Christie Signs State Budget

Gov. Chris Christie

SOUTH RIVER – Gov. Chris Christie signed his first state budget into law this afternoon. Earlier this morning, he called legislators back to Trenton for a special session to pressure them to consider his proposal for a constitutional amendment to cap property tax increases at 2.5 percent.

The $29.4 billion budget passed the Democrat-controlled Legislature after a marathon session that extended into the early hours of this morning.


“This budget deals responsibly with the fiscal nightmare we inherited and makes the tough and necessary choices to restore fiscal sanity to our state and begin fundamental reform,” Christie said in a statement released after the Assembly’s 1:13 a.m. vote.

Democrats provided just enough votes for the Republican-sponsored budget bill to pass, but many continued to criticize the governor’s priorities.

State Sen. Barbara Buono (D-Middlesex) said, “The Governor’s got the right idea when it comes to cutting, he just made the wrong choices and the people of New Jersey are already beginning to experience the fallout. We cannot allow that to go unchallenged.”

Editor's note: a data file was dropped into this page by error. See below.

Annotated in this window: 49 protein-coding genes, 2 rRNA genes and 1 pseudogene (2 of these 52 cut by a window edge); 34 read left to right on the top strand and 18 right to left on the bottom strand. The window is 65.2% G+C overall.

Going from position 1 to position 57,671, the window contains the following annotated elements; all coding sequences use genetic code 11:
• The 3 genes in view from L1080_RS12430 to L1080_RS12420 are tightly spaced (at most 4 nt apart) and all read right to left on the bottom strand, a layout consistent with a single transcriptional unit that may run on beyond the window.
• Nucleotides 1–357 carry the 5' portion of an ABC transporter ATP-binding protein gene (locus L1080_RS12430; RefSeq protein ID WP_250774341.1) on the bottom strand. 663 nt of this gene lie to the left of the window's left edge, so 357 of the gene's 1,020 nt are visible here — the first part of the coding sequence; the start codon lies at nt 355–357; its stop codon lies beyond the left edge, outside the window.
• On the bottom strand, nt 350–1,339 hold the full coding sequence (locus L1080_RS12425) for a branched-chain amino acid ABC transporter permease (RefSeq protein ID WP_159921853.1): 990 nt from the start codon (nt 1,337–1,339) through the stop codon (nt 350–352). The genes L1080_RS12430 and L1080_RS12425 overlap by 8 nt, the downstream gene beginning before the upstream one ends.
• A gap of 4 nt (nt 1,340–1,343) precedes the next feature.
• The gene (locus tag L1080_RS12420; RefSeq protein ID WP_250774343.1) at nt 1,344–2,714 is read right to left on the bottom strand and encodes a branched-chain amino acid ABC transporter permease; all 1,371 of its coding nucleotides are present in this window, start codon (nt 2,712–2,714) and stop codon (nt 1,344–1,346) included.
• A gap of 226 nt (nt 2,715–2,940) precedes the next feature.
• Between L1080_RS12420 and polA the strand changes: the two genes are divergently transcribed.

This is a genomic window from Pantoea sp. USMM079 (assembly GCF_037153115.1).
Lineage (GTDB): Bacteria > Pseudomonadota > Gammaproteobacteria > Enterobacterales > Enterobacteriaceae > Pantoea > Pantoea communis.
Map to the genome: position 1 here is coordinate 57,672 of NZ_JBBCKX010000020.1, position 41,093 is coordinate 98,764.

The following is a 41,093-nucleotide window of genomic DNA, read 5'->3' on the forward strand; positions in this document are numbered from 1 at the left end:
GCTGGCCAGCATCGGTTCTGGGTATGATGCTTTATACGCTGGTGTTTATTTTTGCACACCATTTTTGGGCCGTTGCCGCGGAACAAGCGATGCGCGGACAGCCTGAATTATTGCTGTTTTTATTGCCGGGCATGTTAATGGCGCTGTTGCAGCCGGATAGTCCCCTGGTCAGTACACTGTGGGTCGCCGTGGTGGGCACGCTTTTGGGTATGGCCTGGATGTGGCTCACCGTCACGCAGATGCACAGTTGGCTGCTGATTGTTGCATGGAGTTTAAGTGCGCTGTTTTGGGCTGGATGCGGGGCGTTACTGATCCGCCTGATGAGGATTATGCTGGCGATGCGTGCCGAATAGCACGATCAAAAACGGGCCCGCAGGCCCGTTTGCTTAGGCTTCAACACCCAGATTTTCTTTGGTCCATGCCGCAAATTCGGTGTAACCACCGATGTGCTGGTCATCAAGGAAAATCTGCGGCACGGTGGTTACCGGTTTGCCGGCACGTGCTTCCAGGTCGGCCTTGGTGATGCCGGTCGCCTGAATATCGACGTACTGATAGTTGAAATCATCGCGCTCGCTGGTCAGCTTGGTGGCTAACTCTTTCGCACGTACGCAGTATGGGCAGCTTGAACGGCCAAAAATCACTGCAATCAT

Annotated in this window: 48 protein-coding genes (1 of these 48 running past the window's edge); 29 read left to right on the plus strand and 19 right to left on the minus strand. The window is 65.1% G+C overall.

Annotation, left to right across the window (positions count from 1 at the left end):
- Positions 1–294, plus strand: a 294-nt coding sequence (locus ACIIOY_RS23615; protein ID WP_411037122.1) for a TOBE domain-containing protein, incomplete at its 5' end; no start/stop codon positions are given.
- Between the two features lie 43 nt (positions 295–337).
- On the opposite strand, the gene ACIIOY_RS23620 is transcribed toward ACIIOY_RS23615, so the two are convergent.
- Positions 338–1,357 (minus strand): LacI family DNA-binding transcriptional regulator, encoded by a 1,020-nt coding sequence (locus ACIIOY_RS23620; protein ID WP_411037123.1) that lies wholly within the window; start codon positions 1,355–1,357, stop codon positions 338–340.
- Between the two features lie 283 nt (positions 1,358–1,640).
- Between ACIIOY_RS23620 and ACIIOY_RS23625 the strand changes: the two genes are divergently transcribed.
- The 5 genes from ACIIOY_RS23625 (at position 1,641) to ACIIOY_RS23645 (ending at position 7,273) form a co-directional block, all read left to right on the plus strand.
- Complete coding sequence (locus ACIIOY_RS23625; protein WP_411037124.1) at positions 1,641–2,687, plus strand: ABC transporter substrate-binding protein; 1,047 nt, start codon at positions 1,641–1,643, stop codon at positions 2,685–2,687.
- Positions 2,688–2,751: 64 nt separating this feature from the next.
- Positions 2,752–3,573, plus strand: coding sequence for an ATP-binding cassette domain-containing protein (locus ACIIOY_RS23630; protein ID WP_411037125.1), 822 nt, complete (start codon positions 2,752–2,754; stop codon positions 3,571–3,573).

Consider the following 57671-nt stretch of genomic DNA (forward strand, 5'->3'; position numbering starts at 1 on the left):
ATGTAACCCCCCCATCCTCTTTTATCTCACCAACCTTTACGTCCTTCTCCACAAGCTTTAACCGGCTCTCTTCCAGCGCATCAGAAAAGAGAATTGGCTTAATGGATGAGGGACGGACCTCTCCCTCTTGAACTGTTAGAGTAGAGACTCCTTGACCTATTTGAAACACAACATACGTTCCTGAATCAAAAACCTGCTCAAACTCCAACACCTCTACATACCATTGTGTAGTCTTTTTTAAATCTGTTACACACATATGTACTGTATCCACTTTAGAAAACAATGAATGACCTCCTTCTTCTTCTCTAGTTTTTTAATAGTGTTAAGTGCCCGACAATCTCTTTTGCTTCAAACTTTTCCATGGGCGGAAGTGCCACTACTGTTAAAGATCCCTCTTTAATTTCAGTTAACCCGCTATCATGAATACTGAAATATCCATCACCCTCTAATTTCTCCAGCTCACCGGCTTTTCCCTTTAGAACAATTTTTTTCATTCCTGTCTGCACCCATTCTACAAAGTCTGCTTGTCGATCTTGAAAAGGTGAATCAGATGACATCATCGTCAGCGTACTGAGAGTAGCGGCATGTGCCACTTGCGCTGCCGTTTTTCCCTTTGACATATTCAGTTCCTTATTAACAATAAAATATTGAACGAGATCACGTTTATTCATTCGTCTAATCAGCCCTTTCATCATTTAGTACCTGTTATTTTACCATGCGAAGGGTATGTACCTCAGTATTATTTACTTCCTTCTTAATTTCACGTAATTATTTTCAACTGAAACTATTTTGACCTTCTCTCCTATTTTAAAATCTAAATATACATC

Assemblyman Peter Barnes III (D-Middlesex) said that Christie and the Republicans “were more concerned with protecting the pocket books of millionaires than they were with protecting the bottom line of working-class New Jersey families.”

“Whether it’s Republican or Democrat, these are not votes that any of us really like,” Senate President Stephen Sweeney (D-Gloucester) said. “We did some good things to change the governor’s budget, but no one’s going to run around and say, ‘It’s a great bill, it’s a great budget,’ because it hurts a lot of people.”

Christie’s budget avoided explicit tax increases and cut 2.2 percent of state spending from Gov. Jon Corzine’s final budget. However, by eliminating $848 million from property tax rebates and reducing the amount of state aid sent to municipalities and local school districts, he ensured that most New Jersey residents would see more of their dollars go to the government.

The governor vetoed a Democrat-backed proposal to reinstate an income tax surcharge on residents making more than $1 million that would have been used to fund property tax relief for New Jersey seniors.

Christie’s budget did not include a $3.1 billion pension fund payment, which will ensure that next year’s required payment will be even larger.

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